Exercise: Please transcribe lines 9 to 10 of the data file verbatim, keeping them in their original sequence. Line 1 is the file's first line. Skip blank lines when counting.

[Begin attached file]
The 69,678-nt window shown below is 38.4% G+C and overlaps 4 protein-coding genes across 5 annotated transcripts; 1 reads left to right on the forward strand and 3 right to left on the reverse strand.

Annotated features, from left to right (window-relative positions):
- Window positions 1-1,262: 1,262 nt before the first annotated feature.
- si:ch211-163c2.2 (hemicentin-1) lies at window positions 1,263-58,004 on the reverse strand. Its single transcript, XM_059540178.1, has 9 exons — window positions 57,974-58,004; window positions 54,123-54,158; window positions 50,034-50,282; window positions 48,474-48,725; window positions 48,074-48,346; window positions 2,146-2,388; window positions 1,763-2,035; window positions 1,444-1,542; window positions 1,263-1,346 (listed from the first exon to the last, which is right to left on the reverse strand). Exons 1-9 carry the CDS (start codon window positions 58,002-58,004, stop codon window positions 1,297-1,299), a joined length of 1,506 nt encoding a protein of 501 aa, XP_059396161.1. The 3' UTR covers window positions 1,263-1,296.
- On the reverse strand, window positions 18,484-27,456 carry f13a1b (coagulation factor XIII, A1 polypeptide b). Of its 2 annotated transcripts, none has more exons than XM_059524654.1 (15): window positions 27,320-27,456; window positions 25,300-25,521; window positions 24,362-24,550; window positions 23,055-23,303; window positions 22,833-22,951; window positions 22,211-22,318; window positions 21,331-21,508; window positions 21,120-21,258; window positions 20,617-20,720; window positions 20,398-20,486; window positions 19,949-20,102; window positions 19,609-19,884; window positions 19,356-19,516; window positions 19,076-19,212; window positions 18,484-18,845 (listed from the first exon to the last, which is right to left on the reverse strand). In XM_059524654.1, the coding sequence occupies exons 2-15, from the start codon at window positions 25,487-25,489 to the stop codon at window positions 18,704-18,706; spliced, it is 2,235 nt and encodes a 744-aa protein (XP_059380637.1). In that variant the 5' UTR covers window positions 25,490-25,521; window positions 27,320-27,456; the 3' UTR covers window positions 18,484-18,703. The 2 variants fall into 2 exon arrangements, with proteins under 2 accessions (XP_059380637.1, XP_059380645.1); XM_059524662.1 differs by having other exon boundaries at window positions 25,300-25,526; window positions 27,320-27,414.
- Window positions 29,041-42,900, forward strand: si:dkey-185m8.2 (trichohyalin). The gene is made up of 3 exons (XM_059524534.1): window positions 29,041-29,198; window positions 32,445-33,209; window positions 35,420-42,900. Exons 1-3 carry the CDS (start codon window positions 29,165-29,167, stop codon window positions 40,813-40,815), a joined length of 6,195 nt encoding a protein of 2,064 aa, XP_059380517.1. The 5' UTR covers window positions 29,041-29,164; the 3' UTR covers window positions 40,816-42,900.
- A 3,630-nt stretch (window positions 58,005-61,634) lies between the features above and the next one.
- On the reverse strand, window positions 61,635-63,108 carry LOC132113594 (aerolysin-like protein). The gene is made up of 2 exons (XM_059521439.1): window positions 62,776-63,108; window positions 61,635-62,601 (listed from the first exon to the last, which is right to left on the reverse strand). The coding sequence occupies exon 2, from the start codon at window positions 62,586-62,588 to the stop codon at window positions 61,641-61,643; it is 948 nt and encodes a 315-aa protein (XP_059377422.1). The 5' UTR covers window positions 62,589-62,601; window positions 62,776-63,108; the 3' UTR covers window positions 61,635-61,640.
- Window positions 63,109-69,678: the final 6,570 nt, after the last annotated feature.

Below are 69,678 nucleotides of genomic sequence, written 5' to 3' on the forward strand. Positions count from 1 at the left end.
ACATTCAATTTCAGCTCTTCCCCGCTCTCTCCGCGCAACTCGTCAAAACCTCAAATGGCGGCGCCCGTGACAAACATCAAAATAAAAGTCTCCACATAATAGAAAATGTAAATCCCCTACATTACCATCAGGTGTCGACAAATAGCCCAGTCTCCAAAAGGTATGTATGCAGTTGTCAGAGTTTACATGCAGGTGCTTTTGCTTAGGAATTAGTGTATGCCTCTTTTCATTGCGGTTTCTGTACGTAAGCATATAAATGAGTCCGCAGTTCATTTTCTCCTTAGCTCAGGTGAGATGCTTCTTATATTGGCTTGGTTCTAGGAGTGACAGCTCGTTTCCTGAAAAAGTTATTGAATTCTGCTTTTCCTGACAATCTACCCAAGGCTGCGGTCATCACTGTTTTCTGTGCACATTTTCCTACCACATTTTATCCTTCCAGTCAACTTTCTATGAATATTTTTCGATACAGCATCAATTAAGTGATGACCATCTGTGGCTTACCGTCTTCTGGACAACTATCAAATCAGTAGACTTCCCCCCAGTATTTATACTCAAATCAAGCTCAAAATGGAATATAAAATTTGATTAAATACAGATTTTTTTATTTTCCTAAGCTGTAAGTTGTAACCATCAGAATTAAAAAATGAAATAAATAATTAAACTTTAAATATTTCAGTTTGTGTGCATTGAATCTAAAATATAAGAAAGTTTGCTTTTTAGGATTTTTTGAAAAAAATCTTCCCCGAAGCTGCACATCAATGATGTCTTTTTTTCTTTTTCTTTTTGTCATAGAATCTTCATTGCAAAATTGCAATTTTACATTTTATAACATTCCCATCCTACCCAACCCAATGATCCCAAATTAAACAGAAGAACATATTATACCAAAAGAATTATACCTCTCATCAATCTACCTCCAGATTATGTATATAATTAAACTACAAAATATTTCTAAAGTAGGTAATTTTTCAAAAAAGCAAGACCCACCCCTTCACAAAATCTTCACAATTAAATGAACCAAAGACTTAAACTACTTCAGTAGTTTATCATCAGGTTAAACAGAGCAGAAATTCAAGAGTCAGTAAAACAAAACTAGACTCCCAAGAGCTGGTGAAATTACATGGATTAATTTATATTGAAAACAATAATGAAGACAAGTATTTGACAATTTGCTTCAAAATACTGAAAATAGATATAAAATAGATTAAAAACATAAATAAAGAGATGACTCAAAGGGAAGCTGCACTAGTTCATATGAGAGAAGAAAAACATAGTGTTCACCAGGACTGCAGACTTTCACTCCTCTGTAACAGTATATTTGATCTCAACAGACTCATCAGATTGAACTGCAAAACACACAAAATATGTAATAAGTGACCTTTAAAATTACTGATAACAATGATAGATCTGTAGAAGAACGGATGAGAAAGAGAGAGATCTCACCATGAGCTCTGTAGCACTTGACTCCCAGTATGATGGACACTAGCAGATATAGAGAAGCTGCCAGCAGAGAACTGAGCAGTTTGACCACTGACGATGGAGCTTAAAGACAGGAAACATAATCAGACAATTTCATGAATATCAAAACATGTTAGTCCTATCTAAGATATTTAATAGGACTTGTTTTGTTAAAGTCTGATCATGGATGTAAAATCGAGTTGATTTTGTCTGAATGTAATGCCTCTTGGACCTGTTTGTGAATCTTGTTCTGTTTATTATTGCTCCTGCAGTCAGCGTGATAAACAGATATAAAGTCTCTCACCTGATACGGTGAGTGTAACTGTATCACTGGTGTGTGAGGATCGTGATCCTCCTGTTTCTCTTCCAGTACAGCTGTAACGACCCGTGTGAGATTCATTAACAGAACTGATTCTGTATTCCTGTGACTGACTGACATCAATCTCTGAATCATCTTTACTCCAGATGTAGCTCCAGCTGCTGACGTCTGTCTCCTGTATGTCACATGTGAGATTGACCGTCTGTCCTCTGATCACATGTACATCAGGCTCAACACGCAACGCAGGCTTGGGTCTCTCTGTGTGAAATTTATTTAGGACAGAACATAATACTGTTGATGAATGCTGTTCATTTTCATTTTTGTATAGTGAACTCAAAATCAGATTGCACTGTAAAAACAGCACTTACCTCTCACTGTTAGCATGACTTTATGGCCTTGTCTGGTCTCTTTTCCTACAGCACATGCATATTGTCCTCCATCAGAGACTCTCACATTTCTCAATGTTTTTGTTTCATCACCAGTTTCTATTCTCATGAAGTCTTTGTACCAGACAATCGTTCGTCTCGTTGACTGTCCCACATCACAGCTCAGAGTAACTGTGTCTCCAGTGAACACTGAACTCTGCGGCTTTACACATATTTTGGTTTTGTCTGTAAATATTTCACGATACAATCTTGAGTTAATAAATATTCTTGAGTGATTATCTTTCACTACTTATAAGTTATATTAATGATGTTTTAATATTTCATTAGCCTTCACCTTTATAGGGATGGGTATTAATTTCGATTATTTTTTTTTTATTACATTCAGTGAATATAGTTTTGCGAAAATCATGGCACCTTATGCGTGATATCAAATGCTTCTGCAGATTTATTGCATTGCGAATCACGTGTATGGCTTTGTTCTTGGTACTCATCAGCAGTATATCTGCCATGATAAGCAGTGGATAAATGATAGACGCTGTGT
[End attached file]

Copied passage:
- Window positions 63,109-69,678: the final 6,570 nt, after the last annotated feature.

Below are 69,678 nucleotides of genomic sequence, written 5' to 3' on the forward strand. Positions count from 1 at the left end.